Amazon is officially joining the race to create a network of satellites in low Earth orbit that will provide high-speed internet services. The company has filed its first papers with the U.S. government for approval to launch a network of 3,236 satellites.
The initiative, known as Project Kuiper, came into the limelight after tech news company Geek Wire found that Kuiper Systems LLC recently made three sets of filings with the International Telecommunications Union (ITU), the international organization in charge of coordinating satellite orbits.
The filings lay out a plan to put 3,236 satellites in low Earth orbit – including 784 satellites at an altitude of 367 miles (590km); 1,296 satellites at a height of 379 miles (610km); and 1,156 satellites in 391-mile (630km) orbits.
“Project Kuiper is a new initiative to launch a constellation of Low Earth Orbit satellites that will provide low-latency, high-speed broadband connectivity to unserved and underserved communities around the world,” Amazon confirmed in a statement. “This is a long-term project that envisions serving tens of millions of people who lack basic access to broadband internet. We look forward to partnering on this initiative with companies that share this common vision.”
One astronomer’s name is considered as “the father of modern planetary science,” Gerard Kuiper, Kuiper Systems is the latest foray into space-based internet networking by a U.S. tech giant.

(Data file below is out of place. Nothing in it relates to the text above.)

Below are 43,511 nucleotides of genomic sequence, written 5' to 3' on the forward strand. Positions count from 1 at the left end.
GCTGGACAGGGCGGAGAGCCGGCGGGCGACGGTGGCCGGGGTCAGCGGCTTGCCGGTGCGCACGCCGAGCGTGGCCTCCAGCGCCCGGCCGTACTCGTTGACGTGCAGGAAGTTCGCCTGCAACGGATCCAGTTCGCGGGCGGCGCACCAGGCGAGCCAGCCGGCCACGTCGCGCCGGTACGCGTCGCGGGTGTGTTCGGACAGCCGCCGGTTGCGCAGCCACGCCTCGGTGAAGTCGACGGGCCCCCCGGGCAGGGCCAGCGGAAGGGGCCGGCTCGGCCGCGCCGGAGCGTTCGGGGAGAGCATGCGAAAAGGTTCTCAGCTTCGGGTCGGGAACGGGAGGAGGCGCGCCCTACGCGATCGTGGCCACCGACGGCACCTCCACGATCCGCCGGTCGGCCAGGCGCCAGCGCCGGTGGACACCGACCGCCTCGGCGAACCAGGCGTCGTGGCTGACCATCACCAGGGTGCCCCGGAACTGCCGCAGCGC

As private companies look to commercialize space, high-speed internet is among the prospects that offer the highest profits in the short term, while providing necessary services to get online the remaining 3.8 billion people who don’t have access to the internet. Amazon founder Jeff Bezos has a well-known interest in space after founding private space firm Blue Origin, with the new project being the latest in a string of companies with plans to use a network of thousands of satellites to offer broadband around the world.
SpaceX also has designs on creating a global satellite network, in addition to its leading position as a launch services provider for companies looking to access outer space. In December, the company set out to raise another $500m (£383m) to support its Starlink programme, which would create a network of 11,000 satellites to cover the globe with internet connectivity.
Furthermore, to date, the company has launched just two prototype satellites, despite earlier reports stating that SpaceX projected it would have 400 satellites in orbit by the end of 2018.
Amazon announced it is opening a new office in Manchester as part of plans to create more than 1,000 ‘Silicon Valley’ research and development jobs across the UK.